Cabernet Sauvignon – an undeniable classic

Cabernet Sauvignon is such a classic, it’s almost seen as a cliché this time of year. This speaks to the popularity of the wine this time of year. Undoubtedly a favourite of many, this wine is a layered and complex option. Pairing well with a seasonal roast and red meat, this fruity red is a staple of the season for good reason. Try an Old World variety for a surprisingly subtle option.

Chardonnay – rich and buttery

An oaked Chardonnay works well with the hearty food of the season. It’s lightness cuts through the richer fare and provides a palate cleanser between bites. This works particularly well with turkey, sea bass and gruyere cheese. Rich and buttery, this full-bodied white has dominant flavours of vanilla, butter and caramel, with a touch of citrus. Reminiscent of other holiday favourites, such as eggnog and hot buttered rum, a Chardonnay will pair wonderfully with your Christmas feast.

Champagne – light and refreshing

To add to a thoroughly festive season, Champagne brings a party atmosphere. It is light and versatile, providing a refreshing quality that is often overlooked. When it comes to winter food, it pairs well with so many favourites, from Christmas ham and bacon to cheeses and nuts. Whether you want to enjoy this at a party or celebrating at home, Champagne provides the perfect uplift to cure any winter blues. Try on Christmas Day or New Year’s Eve to properly celebrate the occasions!

With all the wines this time of year, it’s important to find one suited to your needs. A bold red is always a popular winter warmer, while a refreshing white provides a welcome respite from heavy foods and drinks this time of year. With many of us spending more time indoors due to the cold weather, what better way to do it than with a glass of wine?

How to Perfect your Mulled Wine

You know Christmas is close when you’re enjoying a warming glass of hot, fragrant mulled wine. The traditional festive beverage, usually made with red wine together with various mulling spices and raisins, can be served hot or warm. With its heady aromas of sweetness and spice, this fruity drink is synonymous with Christmas. While it is a treat that many can’t wait to enjoy, it can be difficult to perfect the right balance of flavours being a struggle for many. At Ideal Wine Company, we’ve gathered our top tips to help you make sure your mulled wine is a winner this winter.

Ideal Wine Company Mulled Wine
Here are our top tips for perfecting your mulled wine.

How do I make mulled wine?

Start with a classic recipe – there are hundreds available free online – and they’re easy to follow. While you’re looking make a note of the spices used in them. The more traditional mulling spices are cinnamon, star anise, cloves and nutmeg. But others also include allspice, bay leaves, cardamom, vanilla or ginger.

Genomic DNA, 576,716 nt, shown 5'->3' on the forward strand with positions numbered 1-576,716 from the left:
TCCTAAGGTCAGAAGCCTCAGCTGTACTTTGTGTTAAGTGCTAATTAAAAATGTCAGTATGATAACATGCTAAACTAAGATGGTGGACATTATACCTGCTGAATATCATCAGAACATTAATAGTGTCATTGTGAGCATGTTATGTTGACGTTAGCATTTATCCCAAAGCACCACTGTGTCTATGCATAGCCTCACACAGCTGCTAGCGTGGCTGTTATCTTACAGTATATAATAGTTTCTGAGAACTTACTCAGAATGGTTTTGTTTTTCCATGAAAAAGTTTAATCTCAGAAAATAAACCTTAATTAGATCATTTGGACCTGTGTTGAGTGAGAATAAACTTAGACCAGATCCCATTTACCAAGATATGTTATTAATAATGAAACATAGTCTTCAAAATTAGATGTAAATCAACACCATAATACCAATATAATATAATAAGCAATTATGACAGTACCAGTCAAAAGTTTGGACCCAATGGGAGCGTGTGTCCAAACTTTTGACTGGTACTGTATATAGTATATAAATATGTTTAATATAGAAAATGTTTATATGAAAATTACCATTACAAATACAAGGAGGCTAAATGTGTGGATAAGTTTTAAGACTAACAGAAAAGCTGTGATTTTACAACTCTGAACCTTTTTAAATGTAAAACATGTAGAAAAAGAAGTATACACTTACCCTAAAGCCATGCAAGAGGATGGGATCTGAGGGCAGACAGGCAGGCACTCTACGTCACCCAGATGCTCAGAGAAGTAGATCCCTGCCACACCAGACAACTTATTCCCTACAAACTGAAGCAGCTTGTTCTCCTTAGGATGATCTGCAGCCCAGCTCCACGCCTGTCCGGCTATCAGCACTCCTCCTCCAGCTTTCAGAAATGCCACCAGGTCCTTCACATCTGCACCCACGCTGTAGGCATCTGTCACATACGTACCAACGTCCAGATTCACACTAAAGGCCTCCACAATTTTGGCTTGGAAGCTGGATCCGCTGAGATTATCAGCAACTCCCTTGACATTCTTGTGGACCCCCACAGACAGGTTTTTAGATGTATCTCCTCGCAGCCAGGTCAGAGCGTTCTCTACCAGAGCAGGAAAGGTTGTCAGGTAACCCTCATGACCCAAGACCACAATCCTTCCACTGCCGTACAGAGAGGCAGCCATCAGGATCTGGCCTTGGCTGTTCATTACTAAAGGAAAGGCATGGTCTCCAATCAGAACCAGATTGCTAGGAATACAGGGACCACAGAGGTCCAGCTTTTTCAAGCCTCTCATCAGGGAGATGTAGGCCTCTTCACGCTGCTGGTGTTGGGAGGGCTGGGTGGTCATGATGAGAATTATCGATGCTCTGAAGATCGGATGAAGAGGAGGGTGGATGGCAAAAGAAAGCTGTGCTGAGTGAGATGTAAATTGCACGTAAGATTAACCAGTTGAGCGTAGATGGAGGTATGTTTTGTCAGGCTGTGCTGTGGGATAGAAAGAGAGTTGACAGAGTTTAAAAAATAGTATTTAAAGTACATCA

What wine should I use?

One of the most common questions for how to make mulled wine is what type of wine you should use. While there are many varieties that can work, we know that it is best to look for certain characteristics. The ideal reds to use are young, bright, fruity and unoaked. These will create a good base to build on, while still bringing a rich taste. We recommend using very fruit driven wines, as these tend to make the best mulled wines. Try using an Italian red, a Southern French or New World Merlot. A Shiraz would also be a wonderful choice.

It is also worth noting that quality is important. Always use a wine that you would enjoy drinking. However, it may be best to avoid anything too expensive, as the spices will overpower the subtlety of the wine and that would be a waste.

What flavourings should I use?

After you’ve chosen your wine, add sugar or honey to sweeten it, but be careful not to use too much as overly sweet wine can become overwhelming quickly. Then you add your spices to give it festive flavour. These should include cloves, nutmeg, cinnamon, star anise and ginger. Make sure you’re careful when you put in the spices – a little at a time so that it isn’t too strong – you can’t take it back out again. Try gathering the spices in a muslin cloth to avoid small floating spices in your drink.

In addition to these classic flavours, try adding a spirit to compliment the flavours. You could add sloe gin, Cointreau or Grand Marnier for added kick.

How do I mull wine?

When you’ve added your spices, it’s now time to mull your wine. The time spent on the heat is very important. You need to infuse the wine long enough for the spices to take on the flavour, but must be careful not to boil it. This will bring out the natural bitterness of the wine that will overwhelm the entire drink. By lightly simmering it, you will emphasise the wine’s fruitiness, perfectly rounding out the flavours. We recommend serving your mulled wine comfortably warm.

Mulled wine is the perfect comforting choice for a cold December. Nothing says winter like a steaming mug or glass of festive mulled wine.